Hongkong: The government says the economy grew a surprising 0.7% in the second quarter. But close analysis show the "growth" to be caused by a huge jump in the GDP deflator, exceeding the CPI fall. More statisical growth now means less later. 

Gambling centres live by putting a positive spin on negative
(for the punters) numbers. So it was appropriate that
Financial Secretary Donald Tsang was on a study tour of Las
Vegas when the latest Hongkong GDP figures were announced on
Tuesday. Second quarter GDP up 07%. Hurrah! Even better than
the surprise positive 0.5% preliminary figure given last
month. This further confounded the brokerage house economists
who almost to a man had forecast a negative number for the
first half and then hastily recast their full year estimates -
- without necessarily examining how the 0.5% was achieved in
the first place.

The devil as usual is in the detail. Last month one could only
surmise that the key detail was that pesky little number, the
"Implicit GDP price deflator" -- which adjusts actual money
GDP to supposedly real level after taking account of inflation
or (in this case) deflation. Now we know that "real GDP" has
been helped into positive territory by a dramatic leap in the
deflator to minus 5.4%, compared with a forecast for the whole
year of minus 2% issued as recently as May.

The nastier reality is that GDP in current prices -- actual
not statistical dollars -- fell 4.7%.

We all know that overall prices in Hongkong have fallen, in
some cases quite steeply. But it is a bit of a puzzle why the
GDP deflator now shows a markedly bigger negative number than
the Consumer Price Index. The CPI was 3.9% lower in the second
quarter and 1.8% in the first compared with deflator numbers
of 5.4% and 3.7% respectively.

A divergence between the two is quite normal, but this one
looks decidedly odd as it is hard to find specific numbers in
the data which point to a deflator higher than the CPI. For
instance, the important index of retained import prices fell
only 2% in the first half. Producer prices were just 2% lower
in the first quarter, and construction costs actually rose
marginally. Overall wages rates have been flat but not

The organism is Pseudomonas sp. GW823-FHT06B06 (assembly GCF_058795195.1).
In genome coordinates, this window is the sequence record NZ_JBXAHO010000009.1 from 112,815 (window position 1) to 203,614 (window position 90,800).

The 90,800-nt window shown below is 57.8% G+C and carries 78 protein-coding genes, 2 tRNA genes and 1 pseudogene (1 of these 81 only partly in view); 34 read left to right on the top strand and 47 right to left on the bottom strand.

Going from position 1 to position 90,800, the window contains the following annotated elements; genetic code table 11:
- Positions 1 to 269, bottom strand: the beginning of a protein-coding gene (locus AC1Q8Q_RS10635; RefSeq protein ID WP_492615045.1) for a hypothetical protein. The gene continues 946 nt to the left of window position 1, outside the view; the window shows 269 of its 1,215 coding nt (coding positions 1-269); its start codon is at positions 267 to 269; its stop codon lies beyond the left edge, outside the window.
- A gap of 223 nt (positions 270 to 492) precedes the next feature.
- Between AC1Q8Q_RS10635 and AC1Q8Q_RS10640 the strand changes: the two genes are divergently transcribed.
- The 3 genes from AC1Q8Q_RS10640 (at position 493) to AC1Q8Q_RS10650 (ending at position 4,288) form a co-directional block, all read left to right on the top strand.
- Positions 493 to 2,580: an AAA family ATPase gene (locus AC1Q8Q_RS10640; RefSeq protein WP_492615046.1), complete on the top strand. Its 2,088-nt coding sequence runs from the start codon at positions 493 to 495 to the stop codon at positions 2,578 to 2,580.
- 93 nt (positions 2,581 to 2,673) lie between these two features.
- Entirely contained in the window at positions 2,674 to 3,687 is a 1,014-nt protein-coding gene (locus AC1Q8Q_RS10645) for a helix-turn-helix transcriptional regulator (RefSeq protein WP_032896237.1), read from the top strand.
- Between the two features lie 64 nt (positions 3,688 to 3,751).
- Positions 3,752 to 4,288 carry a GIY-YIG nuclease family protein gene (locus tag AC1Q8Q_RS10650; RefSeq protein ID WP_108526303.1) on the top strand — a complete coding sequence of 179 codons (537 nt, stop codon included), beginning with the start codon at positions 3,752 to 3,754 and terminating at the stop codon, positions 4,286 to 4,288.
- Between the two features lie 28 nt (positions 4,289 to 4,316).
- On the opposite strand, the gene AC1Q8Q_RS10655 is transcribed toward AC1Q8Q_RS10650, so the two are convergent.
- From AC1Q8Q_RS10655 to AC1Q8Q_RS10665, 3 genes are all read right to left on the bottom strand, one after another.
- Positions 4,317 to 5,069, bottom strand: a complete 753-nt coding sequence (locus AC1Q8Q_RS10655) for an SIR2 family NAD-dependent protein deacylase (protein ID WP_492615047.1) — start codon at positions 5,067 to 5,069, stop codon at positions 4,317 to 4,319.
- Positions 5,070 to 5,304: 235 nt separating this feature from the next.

Office rentals fell by 8% and tender prices for public sector
buildings by 7%. But otherwise it is hard to find steep falls.
Perhaps heavy weight has been given to falls in property
values, but if so this has been lagged as those have
stabilised this year.

Even in the "real" world it is hard to find sources of growth.
Retail volume fell 2%, goods exports by 3% and fixed capital
formation by a stunning 24%. Despite some pick-up in tourism,
increased non-retail consumption such as phones
and higher stockmarket turnover it is hard to find where the
actual growth came from apart from a big drop in the
merchandise trade deficit reflecting weak domestic demand. No
wonder the private forecasters got it all wrong -- though some
of them, and even the Asian Development Bank -- are sticking
with negative growth for the whole year.

Even the government seems a little wary of its own numbers and
has left unchanged its full year 0.5% forecast despite the
much better than expected second quarter. Logically it should
have raised it. Everyone knows the second half will be much
better than the first both because the economy is improving
quarter on quarter and because last year's second half was so

This is not to suggest the the government is cooking the books
to feed consumers and the stockmarket with a feel-good factor
now -- though after its manipulation of right of abode data
one cannot be sure. But the source of GDP growth is important.
Statistical joy now could easily lead to disappointment later.
For instance,  growth in current dollars is likely to return
by the end of the year. But it is quite likely that by then
the deflator will have reversed itself. In which case we could
be looking at minimal growth in 2,000.

Though the government talks confidently of deflation
continuing, a weak dollar, rising energy prices, the bottoming
out of manufactured goods prices, the end of one-off factors
such as the rates rebate and the dwindling impact of property
price declines suggest that the deflationary process has
peaked. The end of deflation should on balance be a plus for
Hongkong, but it will now be bad for the stastistical "real"

The economy is certainly picking up. The July export numbers
were excellent and judging from China's figures, and the
general revival of Asian import demand, real export growth
could well be close to double digits in the second half,
making the government's forecast of zero growth for the full
year look very conservative. 

But while the external sector is much brighter, the domestic
sector looks set to remain very sluggish despite stimulus from
the massive government deficit -- 3% of GDP. Unemployment is
stubborn despite the fact that the size of the workforce
has stagnated for four months even though mainland immigration
continues unabated. Money supply growth too has ground to a
halt. Retail sales will pick up but only very slowly because
grotesque property prices have left a legacy of household
debt. Interest rates will stay high till the US slumps,
holding back private investment recovery. Next year too the
government will have to think about reducing its deficit.

This is not to be pessimistic. The Asian recovery is for real.
Japan is at last picking up, China's deflation has probably
ended, Taiwan and Korea are doing splendidly. The dollar's
fall will reduce the burden of the peg. But a realistic
assessment of the future must start with a clear view of the
origins of "growth".




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